MAIDAN SHAHR: At least eight women are in the run for district council elections in central Maidan Wardak province, where there is not a single female candidate from four districts.
Local residents explained primitive traditions, cultural issues, insecurity, lack of public awareness and no salaries for district council members kept women from contesting the elections.
There are eight districts in Maidan Wardak, with three seats allocated each to women public representatives from Behsud, Syedabad and Chak districts. Two seats each are reserved for women from Nirkh, Jalrez, Jaghato, Behsud-1 and Daimirdad districts.
Wahida Khkwale, director of women affairs, said nine females had submitted nomination papers for Wolesi Jirga and eight others for district council elections so far. Unfortunately, the number of female candidates was low, she remarked.
Maidan Wardak is one of the backward provinces, where necessary steps had not been taken to ameliorate women’s situation, according to the official, who stressed the need for more female public representatives.
She explained 25 percent of seats had been set aside for women but there was not a single nominee in some districts. Insecurity, conservative customs and inadequate public awareness were the main hurdles to women’s participation in the polls, she believed.
Nafisa Selai, former deputy chief of the provincial council, held a similar view, saying fighting in the province discourages women’s participation in the national mainstream.
Programmes encouraging women to discuss, much less snatch, their rights had not been conducted in Maidan Wardak so far, she alleged. Girls could hardly study up to 8th grade in the province, where there schools for them exist only in Maidan Shahar.
The ex-public rep said the women contesting elections were original residents of Maidan Wardak but lived in Kabul. She also hit out at the women affairs department’s inefficiency, slamming its activities in remote areas as symbolic.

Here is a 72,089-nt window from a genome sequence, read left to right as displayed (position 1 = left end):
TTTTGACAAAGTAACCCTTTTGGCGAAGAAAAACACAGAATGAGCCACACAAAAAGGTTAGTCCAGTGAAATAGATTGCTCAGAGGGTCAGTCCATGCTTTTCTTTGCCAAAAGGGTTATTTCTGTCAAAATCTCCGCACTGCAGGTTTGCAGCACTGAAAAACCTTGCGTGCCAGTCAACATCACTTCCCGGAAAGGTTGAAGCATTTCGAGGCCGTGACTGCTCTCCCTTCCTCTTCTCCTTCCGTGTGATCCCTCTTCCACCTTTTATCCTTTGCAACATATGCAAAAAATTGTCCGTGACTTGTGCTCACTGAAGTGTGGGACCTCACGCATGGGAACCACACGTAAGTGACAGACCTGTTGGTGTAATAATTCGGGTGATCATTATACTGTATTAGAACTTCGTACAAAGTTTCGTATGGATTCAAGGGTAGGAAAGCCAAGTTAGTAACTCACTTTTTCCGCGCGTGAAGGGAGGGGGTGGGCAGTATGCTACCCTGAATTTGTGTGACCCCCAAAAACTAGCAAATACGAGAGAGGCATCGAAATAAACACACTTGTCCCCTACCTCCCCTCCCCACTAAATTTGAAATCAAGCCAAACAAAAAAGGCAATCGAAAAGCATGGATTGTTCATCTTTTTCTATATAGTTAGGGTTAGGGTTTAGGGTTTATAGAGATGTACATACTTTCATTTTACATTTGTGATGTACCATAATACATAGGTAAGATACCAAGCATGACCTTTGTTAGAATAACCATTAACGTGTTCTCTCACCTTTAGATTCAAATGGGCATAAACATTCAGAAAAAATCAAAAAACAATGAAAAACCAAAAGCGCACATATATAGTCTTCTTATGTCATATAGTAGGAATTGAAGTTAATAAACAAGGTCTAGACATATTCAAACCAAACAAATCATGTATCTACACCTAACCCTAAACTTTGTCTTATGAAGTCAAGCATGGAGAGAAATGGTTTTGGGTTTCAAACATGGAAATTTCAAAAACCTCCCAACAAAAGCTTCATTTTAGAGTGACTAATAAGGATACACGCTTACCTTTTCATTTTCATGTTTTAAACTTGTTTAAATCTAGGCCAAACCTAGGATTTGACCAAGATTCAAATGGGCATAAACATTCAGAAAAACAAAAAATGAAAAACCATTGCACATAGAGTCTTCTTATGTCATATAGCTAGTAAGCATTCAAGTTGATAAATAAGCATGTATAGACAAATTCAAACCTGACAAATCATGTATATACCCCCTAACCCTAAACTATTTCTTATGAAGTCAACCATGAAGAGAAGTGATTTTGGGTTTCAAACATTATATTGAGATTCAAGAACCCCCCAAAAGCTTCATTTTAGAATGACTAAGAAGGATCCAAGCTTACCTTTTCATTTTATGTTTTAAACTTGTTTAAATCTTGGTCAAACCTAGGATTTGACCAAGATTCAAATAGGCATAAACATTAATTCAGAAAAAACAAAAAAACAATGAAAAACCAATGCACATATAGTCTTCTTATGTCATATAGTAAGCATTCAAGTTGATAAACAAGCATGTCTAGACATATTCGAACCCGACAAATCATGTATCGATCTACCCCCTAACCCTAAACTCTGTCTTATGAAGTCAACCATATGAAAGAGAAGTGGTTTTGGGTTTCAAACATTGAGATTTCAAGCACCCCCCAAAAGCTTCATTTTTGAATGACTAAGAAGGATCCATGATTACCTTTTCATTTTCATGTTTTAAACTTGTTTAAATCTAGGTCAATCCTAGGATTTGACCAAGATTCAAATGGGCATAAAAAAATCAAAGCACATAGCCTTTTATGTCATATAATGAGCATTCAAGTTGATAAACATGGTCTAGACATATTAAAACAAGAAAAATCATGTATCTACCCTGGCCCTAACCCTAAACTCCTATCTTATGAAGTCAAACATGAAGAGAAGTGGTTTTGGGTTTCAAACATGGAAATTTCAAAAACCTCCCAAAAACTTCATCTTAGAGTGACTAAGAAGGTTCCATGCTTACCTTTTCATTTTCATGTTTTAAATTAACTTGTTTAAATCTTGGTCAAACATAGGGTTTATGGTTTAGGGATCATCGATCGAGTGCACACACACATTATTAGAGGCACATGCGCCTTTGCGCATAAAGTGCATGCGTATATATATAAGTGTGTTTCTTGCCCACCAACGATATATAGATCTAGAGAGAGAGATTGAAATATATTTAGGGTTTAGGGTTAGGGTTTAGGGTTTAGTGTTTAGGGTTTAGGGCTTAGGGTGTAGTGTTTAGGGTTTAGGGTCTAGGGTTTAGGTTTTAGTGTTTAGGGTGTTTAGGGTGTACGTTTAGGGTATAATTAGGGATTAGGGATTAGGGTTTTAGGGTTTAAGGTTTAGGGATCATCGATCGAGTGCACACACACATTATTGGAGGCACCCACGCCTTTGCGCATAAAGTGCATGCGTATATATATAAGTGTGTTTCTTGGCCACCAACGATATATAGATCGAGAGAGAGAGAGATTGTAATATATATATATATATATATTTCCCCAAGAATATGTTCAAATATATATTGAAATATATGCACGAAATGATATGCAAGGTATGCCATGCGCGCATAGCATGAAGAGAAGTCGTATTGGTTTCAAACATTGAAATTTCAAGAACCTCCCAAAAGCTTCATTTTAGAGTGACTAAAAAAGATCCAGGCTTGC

Maidan Wardak’s representative in youth parliament Zarifa Ghafari also described frequent fighting in the province a major hurdle to women’s nomination for elections.
Restrictions on women and an extremely low literacy rate were behind women’s inability to contest the elections, she said, pointing to a total absence of financial privileges for district council members.
According to Ghafari, the women nominees living in Kabul were unable to go to insecure and remote areas of the province to address public people problems in an effective way.
Wajiha Akhtarzai, a district council candidate from Syedabad district, told Pajhwok she wanted to serve the people, especially to empower women.
“Some of my family members oppose my decision and there are cultural problems as well. However, I have assured them of my capability of measuring up to the challenge. I will work hard for my constituents even in insecure areas,” she promised.
To residents of stable neighbourhoods, she argued, everyone could reach out. The major problems being faced by women nominees include insufficient financial privileges, illiteracy and insecurity, she maintained.
She opined Kabul-based women could not satisfactorily represent Wardak people in on district councils. “All candidates may not be living in Kabul. To get education, I too have lived in Kabul. But my permanent residence is in Syedabad.”
Haji Azizullah, a tribal elder from Syedabad district, agreed so many restrictions and social impediments were the reason for the fewer women contesting elections.
Provincial Independent Election Commission (IEC) Director Niamatullah Habibi confirmed there were no female candidates from Chak, Jaghato, Daimirdad and Behsud districts.
He said four women from Behsud, two from Jalrez and one each from Nirkh and Syedabad were running for district elections. Of the 44 individuals in Wardak who have submitted nomination papers, nine are women and two Kochis.
For 62 district council seats, 138 people, including eight women, are in the run. For the 19 seats reserved for women, the IEC official said, there were only eight contestants.
“The commission is striving to contact social organisations, having female civil activists who want to contest polls. We will fully cooperate with them,” he promised.
However, the official suggested, some district seats for women could still remain empty.
Under Article 61 of the Election Law, a district with a population of up to 40,000 has five seats. A district with a population of up to 70,000 has seven seats.
Nine seats are allocated to a district with a population of up to 90,000 and 10 to that with population of up to 10,000. Twenty-five of the seats are reserved for women.